Did you know that 60-90% (depending on age group)(1) of reproductive aged women are not consuming enough Magnesium in America? This is a big problem, and even more so in pregnancy. In prenatal nutrition, we have heard about the need for things like Folate (please don't use Folic Acid), but we have not heard much on the need for Magnesium. Possibly because the goal of prenatal nutrition is to grow healthy babies, not the functional health of the mother. With the increasing rise of maternal health issues and death, this needs to change. (I am taking a little bump off my last post where I discussed how disappointed I am in the prenatal vitamins available in the market. If you want to know why, "Your Prenatal Vitamin Sucks" click here.)
I received a wonderful comment on another blog post of mine, "Top 10 Foods to Prepare for Labor and Delivery." In that post I list Liver as one of my Labor and Delivery prep superfoods. The commenter brought up the concern that liver is an extremely rich source of Vitamin A, and excess Vitamin A in pregnancy is associated with birth defects. Her concern was that I may be giving out dangerous information in regards to suggesting liver consumption for labor preparation. I truly welcome these comments and concerns, as they offer an avenue for discussion, and this is a great topic of discussion.
What is Preeclampsia?
Preeclampsia is a prenatal and postpartum condition that is hallmarked by gestational hypertension and the presence of protein in the urine. It occurs in approximately 5-8% of pregnant women, and can be life threatening. Woman who have had preeclampsia with a previous pregnancy are at a higher risk of developing it again.
Symptoms can include:
It is a very serious condition, but there are ways to lessen the incident. There is research that supports nutritional deficiencies to play a role in the onset of the disease.
First off, I want to thank you for following along on this series. I have been really excited for this one. I am sure there are parts that I missed, or questions that have arisen. Please feel free to email me, or comment below. I love discussion.
To top of this series, I want to simplify it a bit. I want to list my FAVORITE foods for preparing for labor and delivery. Some of these may seem different from what you've been told during pregnancy. That's okay, we are trying to deliver a baby at this point, and some of the nutritional needs change slightly. If you have a medical condition (such as diabetes) than some of these foods (like bananas) may not be an option.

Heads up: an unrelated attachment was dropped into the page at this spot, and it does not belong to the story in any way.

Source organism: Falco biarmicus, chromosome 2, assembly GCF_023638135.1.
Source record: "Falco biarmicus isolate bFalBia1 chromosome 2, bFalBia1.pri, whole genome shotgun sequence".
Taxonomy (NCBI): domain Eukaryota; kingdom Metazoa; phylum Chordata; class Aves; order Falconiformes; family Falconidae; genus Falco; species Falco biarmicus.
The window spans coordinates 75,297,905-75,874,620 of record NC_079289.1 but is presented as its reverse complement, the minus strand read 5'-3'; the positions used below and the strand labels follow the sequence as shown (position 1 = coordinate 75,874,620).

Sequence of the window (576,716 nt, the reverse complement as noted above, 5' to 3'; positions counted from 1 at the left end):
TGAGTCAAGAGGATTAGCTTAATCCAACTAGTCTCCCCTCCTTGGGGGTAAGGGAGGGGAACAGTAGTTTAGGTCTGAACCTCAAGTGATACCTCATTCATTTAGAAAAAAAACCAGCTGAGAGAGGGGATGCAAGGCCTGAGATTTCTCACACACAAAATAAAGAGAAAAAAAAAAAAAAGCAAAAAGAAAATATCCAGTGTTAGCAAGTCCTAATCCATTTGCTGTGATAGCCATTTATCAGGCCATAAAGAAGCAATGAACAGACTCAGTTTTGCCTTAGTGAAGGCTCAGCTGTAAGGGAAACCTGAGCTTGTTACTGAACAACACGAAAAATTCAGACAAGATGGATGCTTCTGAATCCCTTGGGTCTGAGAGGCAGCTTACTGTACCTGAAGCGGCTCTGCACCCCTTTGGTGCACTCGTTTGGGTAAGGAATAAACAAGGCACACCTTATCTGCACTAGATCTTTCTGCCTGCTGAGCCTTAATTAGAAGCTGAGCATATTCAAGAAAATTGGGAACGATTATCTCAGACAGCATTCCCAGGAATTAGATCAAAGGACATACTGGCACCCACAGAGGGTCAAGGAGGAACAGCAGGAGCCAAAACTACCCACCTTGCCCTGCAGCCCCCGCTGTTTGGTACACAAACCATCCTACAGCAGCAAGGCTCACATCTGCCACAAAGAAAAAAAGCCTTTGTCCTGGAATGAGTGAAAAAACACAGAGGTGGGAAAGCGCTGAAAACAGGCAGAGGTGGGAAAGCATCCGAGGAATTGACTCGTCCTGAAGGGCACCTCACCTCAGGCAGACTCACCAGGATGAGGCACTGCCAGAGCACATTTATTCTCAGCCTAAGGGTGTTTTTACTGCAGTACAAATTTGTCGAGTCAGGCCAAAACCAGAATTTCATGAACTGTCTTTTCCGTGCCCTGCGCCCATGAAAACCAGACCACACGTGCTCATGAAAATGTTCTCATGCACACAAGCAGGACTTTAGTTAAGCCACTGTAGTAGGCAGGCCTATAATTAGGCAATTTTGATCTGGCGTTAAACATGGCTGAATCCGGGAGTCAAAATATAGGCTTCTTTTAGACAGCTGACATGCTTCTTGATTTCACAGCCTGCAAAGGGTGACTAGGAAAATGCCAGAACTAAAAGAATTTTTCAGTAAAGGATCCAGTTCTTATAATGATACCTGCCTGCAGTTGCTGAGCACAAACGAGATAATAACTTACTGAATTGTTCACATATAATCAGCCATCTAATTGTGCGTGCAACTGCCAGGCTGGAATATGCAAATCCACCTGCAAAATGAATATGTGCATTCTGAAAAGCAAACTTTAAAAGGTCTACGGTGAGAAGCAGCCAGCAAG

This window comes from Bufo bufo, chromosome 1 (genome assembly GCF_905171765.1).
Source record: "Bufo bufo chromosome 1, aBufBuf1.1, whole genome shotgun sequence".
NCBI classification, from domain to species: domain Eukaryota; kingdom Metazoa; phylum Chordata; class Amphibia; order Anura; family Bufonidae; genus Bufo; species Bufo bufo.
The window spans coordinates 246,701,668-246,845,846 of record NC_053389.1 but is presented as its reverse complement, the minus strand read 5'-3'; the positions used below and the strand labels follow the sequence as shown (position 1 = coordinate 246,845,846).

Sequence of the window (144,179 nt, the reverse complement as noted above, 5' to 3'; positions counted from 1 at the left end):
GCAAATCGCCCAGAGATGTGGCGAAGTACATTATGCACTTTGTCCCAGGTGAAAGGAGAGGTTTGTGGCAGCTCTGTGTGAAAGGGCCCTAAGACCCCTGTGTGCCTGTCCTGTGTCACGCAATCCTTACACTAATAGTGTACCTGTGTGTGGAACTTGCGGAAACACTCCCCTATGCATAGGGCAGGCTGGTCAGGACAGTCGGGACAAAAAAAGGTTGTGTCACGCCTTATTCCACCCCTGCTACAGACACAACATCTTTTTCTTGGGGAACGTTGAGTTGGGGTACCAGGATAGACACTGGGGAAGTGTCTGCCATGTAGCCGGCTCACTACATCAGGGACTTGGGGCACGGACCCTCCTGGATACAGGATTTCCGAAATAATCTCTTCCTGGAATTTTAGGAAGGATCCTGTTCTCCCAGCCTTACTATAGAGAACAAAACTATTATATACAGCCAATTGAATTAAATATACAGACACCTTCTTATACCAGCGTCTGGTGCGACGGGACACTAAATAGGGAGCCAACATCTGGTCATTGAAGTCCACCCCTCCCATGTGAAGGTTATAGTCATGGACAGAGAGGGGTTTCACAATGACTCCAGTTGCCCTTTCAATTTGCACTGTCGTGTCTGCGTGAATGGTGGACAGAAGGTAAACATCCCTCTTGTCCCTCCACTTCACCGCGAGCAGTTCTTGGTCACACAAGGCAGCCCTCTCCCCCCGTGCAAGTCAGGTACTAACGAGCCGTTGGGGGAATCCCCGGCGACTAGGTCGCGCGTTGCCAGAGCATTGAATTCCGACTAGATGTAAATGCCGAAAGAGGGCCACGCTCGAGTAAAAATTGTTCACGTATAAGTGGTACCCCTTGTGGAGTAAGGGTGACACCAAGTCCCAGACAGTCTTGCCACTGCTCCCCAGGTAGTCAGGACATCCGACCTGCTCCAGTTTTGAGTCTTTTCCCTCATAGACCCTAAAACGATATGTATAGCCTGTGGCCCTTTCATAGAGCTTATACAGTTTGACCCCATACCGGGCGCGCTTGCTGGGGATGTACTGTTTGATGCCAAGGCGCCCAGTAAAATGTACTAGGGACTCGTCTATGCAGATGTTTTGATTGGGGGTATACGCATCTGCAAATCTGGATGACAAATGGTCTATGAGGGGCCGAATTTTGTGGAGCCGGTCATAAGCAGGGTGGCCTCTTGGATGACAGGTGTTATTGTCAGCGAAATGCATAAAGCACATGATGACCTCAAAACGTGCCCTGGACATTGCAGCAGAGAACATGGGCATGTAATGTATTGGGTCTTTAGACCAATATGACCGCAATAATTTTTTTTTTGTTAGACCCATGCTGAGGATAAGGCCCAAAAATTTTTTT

Probiotics are the "good" bacteria in and on our bodies. We have a symbiotic relationship with them. More and more research is pointing to the benefits and necessity of a healthy microcolony.
As it applies to labor and delivery, probiotics are extremely important, influencing not only the health and labor outcome of the mother, but the health of the infant into adulthood.
It seems to me that there is so much emphasis put on the progression of labor, that we fail to address the many other aspects to the process.
The Amniotic sac and the fluid it contains is as crucial to the initiation of labor as it is a home for the growing infant.
All of the processes leading up to delivery are important. A hiccup with any one and normal natural labor and delivery is affected.
That being said though, . If the door cannot open, the baby cannot pass. If the cervix cannot soften and efface, then no amount of contracting will delivery your baby.
In the female reproductive system, there is a delicate play between Estrogen and Progesterone. The yin and the yang in TCM of the reproductive system; Estrogen is the yin cooling aspect, and Progesterone is the yang warming aspect.
Both Progesterone and Estrogen are steroid hormones. Meaning they are made from cholesterol...there it is again. If your body doesn't have enough cholesterol, you cannot make steroid hormones (this includes Vitamin D, which is technically a steroid hormone).
Now that we know a little bit about the biology of natural labor, and the beginning of how the hormones play off of each and other and work in the body, let's dig a little deeper.
I wanted to start off with oxytocin. Oxytocin is one of the key players in the birthing game. Without oxytocin, the uterus cannot contract, the cervix cannot efface or dilate, and natural birth does not occur.